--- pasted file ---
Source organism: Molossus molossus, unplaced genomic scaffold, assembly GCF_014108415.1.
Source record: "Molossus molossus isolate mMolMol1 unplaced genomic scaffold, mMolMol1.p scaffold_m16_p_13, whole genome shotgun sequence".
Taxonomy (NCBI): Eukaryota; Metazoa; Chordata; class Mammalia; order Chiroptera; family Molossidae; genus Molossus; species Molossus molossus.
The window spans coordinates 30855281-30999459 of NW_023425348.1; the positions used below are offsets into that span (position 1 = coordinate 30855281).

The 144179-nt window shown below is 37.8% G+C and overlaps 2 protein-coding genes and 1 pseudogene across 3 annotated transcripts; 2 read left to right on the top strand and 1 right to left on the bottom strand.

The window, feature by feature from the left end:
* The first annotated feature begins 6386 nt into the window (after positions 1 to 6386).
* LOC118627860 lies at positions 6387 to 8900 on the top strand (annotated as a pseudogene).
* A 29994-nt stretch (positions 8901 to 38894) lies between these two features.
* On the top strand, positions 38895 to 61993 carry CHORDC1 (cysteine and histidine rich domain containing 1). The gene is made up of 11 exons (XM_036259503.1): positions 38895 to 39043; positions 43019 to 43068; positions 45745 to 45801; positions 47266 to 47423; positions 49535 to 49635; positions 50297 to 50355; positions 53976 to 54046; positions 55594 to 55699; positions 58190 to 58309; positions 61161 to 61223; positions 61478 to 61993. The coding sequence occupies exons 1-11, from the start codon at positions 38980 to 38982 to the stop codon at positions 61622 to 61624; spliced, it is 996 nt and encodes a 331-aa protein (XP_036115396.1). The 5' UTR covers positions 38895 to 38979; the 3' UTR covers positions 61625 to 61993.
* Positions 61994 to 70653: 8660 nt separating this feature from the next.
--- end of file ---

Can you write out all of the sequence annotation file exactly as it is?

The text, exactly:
Source organism: Molossus molossus, unplaced genomic scaffold, assembly GCF_014108415.1.
Source record: "Molossus molossus isolate mMolMol1 unplaced genomic scaffold, mMolMol1.p scaffold_m16_p_13, whole genome shotgun sequence".
Taxonomy (NCBI): Eukaryota; Metazoa; Chordata; class Mammalia; order Chiroptera; family Molossidae; genus Molossus; species Molossus molossus.
The window spans coordinates 30855281-30999459 of NW_023425348.1; the positions used below are offsets into that span (position 1 = coordinate 30855281).

The 144179-nt window shown below is 37.8% G+C and overlaps 2 protein-coding genes and 1 pseudogene across 3 annotated transcripts; 2 read left to right on the top strand and 1 right to left on the bottom strand.

The window, feature by feature from the left end:
* The first annotated feature begins 6386 nt into the window (after positions 1 to 6386).
* LOC118627860 lies at positions 6387 to 8900 on the top strand (annotated as a pseudogene).
* A 29994-nt stretch (positions 8901 to 38894) lies between these two features.
* On the top strand, positions 38895 to 61993 carry CHORDC1 (cysteine and histidine rich domain containing 1). The gene is made up of 11 exons (XM_036259503.1): positions 38895 to 39043; positions 43019 to 43068; positions 45745 to 45801; positions 47266 to 47423; positions 49535 to 49635; positions 50297 to 50355; positions 53976 to 54046; positions 55594 to 55699; positions 58190 to 58309; positions 61161 to 61223; positions 61478 to 61993. The coding sequence occupies exons 1-11, from the start codon at positions 38980 to 38982 to the stop codon at positions 61622 to 61624; spliced, it is 996 nt and encodes a 331-aa protein (XP_036115396.1). The 5' UTR covers positions 38895 to 38979; the 3' UTR covers positions 61625 to 61993.
* Positions 61994 to 70653: 8660 nt separating this feature from the next.